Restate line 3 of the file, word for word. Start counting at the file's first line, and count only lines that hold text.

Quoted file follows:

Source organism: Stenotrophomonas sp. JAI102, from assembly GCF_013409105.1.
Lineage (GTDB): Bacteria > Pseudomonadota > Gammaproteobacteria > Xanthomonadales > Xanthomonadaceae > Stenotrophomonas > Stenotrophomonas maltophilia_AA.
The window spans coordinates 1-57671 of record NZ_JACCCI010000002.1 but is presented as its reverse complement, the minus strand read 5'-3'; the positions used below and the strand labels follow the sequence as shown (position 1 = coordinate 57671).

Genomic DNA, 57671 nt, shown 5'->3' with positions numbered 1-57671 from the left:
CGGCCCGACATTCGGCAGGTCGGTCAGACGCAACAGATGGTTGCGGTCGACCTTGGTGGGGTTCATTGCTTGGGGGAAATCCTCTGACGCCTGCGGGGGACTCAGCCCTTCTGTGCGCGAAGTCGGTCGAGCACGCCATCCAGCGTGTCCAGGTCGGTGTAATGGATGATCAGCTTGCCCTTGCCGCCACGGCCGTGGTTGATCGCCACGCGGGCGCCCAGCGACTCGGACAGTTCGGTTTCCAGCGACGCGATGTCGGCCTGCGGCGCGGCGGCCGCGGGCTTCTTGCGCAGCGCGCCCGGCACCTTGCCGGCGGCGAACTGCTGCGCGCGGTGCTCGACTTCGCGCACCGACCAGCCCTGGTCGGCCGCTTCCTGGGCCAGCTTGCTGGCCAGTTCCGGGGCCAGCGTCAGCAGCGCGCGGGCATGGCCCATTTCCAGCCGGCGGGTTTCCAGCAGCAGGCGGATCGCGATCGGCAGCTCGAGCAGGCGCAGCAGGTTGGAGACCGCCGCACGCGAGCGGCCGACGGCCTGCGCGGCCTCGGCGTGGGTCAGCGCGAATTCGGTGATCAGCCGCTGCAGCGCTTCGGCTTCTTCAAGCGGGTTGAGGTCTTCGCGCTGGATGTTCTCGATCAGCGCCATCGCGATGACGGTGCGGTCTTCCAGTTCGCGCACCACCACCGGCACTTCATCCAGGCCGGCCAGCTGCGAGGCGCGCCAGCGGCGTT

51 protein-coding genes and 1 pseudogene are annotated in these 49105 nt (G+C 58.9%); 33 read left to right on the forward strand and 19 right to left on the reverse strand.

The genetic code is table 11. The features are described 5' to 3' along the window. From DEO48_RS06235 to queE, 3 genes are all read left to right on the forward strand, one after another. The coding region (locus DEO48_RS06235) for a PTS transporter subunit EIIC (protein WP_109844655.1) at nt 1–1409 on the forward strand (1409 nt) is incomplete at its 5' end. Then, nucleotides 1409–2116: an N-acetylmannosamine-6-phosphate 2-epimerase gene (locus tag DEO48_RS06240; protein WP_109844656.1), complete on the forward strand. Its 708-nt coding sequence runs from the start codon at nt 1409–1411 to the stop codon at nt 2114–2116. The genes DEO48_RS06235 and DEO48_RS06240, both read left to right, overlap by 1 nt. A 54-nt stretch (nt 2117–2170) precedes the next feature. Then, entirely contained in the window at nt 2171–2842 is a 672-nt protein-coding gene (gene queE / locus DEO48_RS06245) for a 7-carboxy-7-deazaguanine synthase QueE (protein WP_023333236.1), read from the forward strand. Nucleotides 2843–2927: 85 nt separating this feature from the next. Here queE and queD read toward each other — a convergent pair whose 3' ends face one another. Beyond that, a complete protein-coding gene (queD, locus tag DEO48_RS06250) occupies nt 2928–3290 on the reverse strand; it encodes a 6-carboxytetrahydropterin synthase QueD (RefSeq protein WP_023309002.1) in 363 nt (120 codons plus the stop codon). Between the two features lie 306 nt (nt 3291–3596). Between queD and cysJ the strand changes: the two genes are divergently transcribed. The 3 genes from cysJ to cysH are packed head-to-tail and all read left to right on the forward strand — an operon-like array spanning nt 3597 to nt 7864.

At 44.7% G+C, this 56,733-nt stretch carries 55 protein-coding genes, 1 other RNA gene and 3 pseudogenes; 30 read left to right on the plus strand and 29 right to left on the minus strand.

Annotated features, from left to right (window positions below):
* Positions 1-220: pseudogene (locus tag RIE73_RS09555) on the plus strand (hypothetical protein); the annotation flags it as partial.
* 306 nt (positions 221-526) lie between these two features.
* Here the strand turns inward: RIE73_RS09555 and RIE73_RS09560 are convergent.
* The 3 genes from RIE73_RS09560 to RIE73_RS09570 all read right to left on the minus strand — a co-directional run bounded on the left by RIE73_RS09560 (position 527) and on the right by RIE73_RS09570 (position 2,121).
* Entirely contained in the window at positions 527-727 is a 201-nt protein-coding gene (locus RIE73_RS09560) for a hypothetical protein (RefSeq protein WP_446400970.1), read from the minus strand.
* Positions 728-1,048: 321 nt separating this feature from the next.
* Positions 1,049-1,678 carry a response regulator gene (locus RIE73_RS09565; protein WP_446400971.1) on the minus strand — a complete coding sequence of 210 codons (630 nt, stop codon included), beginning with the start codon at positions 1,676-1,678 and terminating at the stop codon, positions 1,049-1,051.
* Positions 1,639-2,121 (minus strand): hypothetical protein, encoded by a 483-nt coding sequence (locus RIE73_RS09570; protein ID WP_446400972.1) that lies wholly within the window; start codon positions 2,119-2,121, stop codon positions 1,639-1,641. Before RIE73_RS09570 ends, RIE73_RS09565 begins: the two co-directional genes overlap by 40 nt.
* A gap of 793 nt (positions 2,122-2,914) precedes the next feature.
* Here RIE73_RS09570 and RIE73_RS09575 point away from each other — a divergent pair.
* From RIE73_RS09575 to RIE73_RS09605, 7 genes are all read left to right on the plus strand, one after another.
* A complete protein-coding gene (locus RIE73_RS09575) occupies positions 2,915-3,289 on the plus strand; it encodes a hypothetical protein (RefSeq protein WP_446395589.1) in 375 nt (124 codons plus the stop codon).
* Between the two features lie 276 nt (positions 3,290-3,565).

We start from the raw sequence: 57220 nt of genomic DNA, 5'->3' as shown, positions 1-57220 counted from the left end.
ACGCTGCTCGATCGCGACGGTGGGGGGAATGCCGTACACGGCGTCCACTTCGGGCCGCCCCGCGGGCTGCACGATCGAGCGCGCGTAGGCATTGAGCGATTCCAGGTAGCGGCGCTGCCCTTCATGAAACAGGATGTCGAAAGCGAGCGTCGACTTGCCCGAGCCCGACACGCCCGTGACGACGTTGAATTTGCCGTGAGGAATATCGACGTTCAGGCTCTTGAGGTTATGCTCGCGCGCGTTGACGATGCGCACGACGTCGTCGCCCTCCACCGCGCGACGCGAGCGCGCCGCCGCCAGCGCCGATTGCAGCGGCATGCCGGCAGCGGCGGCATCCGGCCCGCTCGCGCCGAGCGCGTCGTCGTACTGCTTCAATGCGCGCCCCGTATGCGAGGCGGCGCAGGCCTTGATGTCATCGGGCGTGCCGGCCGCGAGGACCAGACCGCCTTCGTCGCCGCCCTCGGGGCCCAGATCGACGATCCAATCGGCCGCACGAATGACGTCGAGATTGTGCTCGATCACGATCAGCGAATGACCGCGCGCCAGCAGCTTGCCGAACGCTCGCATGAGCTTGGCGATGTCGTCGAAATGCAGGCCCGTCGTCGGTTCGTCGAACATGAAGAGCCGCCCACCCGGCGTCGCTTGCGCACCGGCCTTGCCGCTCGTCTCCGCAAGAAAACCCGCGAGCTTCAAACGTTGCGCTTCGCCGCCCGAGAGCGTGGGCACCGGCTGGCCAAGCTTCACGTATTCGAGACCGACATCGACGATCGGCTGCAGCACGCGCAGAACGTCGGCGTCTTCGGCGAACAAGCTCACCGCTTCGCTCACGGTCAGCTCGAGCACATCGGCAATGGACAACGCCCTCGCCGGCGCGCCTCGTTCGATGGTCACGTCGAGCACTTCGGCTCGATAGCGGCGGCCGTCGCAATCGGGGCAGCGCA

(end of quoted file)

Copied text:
The window spans coordinates 1-57671 of record NZ_JACCCI010000002.1 but is presented as its reverse complement, the minus strand read 5'-3'; the positions used below and the strand labels follow the sequence as shown (position 1 = coordinate 57671).